Think of it as a Fringe Festival for singers.

The inaugural Northern Voice Festival will feature 170 events staged over one month throughout Minnesota. But most of the key performances — featuring 31 groups — will take place on two "festival days" — April 11 in Minneapolis and April 25 in St. Paul.

"This is more than you'd expect from a choir festival," said Randall Davidson, executive director of the playfully dubbed "choir-palooza" that runs April 10 to May 10. "It's not church or school choirs. This is much broader. It's just two or more people singing together. All styles. We have pop, gospel, barbershop, folk/pop, crossover. We wanted Tuvan throat singers but couldn't get them."

The only requirement is that each group must teach the audience a song that everyone will sing together. It doesn't matter if the group has been around for decades or just came together for Northern Voice.

Davidson's charge to the performers is: "Bring it. Do something that takes the audience into a new experience. Let's make this feel exciting."

His excitement was palpable over the phone. He's been plotting this event for more than two years.

The idea was hatched after a few choral groups with offices in the Hennepin Center for the Arts, including the Minnesota Chorale and Twin Cities Gay Men's Choir, got together regularly to compare notes about insurance, risers and other mundane topics.

"We were bored after two meetings," recalled Davidson, who was then administrative director of the National Lutheran Choir.

Discussions soon turned to a conference and then a festival featuring Minnesota singers. The Minnesota State Arts Board provided a $75,000 grant and another $25,000 has been raised via ticket sales, Davidson said. Minnesota Public Radio is providing promotional support but Northern Voice is relying heavily on social media to market the festival.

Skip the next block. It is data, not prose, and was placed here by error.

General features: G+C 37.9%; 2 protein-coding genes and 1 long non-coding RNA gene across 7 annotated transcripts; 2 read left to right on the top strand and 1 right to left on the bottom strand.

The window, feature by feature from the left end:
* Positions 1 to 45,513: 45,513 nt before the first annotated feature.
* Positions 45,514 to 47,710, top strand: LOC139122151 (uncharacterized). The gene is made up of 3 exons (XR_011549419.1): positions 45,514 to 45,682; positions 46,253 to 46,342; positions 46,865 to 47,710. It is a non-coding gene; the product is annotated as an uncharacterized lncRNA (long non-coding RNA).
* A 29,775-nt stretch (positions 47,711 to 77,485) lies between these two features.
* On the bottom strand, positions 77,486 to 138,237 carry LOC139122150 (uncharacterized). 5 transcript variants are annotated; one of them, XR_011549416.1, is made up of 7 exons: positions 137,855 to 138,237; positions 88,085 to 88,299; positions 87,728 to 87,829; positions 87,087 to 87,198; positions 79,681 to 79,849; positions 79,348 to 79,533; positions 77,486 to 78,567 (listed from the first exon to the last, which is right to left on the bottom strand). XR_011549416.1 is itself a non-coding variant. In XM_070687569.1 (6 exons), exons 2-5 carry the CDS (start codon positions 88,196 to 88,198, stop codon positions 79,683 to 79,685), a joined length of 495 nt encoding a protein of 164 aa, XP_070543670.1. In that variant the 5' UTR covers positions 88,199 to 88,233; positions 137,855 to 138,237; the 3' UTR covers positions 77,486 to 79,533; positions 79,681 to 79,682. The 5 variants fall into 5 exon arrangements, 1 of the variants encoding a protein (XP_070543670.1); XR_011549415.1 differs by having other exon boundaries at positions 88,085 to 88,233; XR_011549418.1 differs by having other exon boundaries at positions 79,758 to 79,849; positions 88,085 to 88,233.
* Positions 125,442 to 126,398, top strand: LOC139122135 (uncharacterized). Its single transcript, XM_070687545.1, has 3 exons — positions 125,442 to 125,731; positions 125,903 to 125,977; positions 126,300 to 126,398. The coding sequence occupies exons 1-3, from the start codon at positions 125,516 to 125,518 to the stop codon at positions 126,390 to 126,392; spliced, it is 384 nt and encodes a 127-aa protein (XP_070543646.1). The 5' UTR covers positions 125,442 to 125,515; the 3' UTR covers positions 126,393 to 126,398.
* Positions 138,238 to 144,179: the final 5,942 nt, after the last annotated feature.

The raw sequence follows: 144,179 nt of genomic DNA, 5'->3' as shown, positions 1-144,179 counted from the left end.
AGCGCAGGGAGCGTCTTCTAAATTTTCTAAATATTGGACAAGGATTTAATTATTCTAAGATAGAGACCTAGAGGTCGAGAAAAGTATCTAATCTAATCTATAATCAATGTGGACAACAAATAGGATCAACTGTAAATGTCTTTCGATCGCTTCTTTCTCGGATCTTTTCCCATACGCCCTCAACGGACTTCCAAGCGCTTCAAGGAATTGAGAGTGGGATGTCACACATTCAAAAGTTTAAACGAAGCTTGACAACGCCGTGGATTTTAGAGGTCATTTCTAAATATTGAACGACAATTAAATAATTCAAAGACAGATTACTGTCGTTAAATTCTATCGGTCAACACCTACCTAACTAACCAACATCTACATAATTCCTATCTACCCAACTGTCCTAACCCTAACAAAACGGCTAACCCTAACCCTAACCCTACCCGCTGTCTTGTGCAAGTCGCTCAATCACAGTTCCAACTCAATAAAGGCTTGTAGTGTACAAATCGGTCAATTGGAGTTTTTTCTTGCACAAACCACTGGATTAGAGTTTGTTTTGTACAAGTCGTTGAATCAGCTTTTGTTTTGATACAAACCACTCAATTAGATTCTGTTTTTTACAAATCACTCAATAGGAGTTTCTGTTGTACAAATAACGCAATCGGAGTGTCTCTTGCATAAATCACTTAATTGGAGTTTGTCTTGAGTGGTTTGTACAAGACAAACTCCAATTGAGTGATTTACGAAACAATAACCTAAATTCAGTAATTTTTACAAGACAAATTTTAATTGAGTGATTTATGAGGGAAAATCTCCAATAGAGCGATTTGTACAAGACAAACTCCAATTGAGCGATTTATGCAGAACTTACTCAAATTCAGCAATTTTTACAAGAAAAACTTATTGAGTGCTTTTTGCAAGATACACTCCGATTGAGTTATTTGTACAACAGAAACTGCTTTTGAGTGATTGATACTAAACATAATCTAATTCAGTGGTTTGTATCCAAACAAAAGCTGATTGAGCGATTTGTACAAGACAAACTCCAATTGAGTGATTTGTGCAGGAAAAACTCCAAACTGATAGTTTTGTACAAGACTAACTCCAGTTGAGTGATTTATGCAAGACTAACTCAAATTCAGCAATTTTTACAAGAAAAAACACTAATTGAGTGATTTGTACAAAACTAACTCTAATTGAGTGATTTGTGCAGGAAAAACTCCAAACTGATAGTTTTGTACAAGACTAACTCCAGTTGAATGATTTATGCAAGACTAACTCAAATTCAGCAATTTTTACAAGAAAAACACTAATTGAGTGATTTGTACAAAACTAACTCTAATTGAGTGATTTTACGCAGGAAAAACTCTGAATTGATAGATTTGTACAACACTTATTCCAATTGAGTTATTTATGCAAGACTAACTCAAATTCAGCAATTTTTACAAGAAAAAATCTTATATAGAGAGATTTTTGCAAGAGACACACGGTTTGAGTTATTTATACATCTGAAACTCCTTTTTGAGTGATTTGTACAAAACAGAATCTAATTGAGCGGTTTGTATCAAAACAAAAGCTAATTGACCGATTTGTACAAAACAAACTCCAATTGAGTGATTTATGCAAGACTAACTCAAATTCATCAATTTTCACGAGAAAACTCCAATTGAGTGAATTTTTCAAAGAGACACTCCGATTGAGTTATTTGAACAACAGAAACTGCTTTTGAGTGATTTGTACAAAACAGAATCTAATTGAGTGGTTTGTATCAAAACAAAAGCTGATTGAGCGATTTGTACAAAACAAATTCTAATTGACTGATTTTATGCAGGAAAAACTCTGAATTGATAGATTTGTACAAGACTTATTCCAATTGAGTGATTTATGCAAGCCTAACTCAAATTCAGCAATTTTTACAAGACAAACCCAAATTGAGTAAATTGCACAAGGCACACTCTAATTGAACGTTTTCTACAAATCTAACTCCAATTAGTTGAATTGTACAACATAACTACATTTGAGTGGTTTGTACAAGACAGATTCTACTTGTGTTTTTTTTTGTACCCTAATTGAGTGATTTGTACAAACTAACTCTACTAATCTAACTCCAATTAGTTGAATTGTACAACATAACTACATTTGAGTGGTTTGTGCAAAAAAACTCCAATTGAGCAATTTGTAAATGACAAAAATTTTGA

Following the model of the Minnesota Fringe Festival, each performer pays a fee (between $100 and $500 depending on whether it's a 45- or 60-minute slot and the size of the venue). After that, groups get 65 percent of the ticket revenue while the festival takes 35 percent. Tickets cost $10 for 50-minute shows and $5 for 35-minute performances. A $40 "golden ticket" provides admission to any Festival Day performance.

Given the budget constraints, Northern Voice wasn't able to land such wished-for Minnesota voices as the Steeles or Jeremy Messersmith.

"The Fringe people said the first year is very tribal," Davidson said. "They said it takes persistence and patience."

The April 11 concerts featuring 13 acts will be held at Ted Mann Concert Hall at the University of Minnesota and two venues at nearby Augsburg College. The April 25 St. Paul performances featuring 18 ensembles will be staged at the Ordway, Landmark Center, Central Presbyterian Church and the UBS Forum at Minnesota Public Radio.

Here are four acts that Davidson said are must-see:

Artemis: They are five recent college graduates who just gave their first performance recently at the Guthrie Theater, Davidson said. "It starts with Renaissance music and goes right on through to original pop like the Lumineers but it's a cappella," he said. 3 p.m. April 11, Sateren Auditorium, Augsburg College

Great Northern Union Chorus: "They're not well known in the Twin Cities but they are the third best barbershop group in the world," Davidson said, referring to Barbershop Harmony Society's International Competition in 2013 in Las Vegas. "They're all amateurs. They move. I've seen them three times. They'll blow people away." 3 p.m. April 11, Ted Mann Concert Hall, University of Minnesota

Twin Cities Gay Men's Chorus: "They really perform with great energy," Davidson said. "They are fantastic." 1:45 p.m. April 25, Ordway Concert Hall

I Cantanti Chamber Choirs: Led by Wayne Kivell, this long-standing Northfield ensemble will present Franz Schubert pieces with an electric piano and Paul Simon tunes with a choir. "We urge people to try something out of their sweet spot," Davidson said. 3 p.m. April 25, UBS Forum, Minnesota Public Radio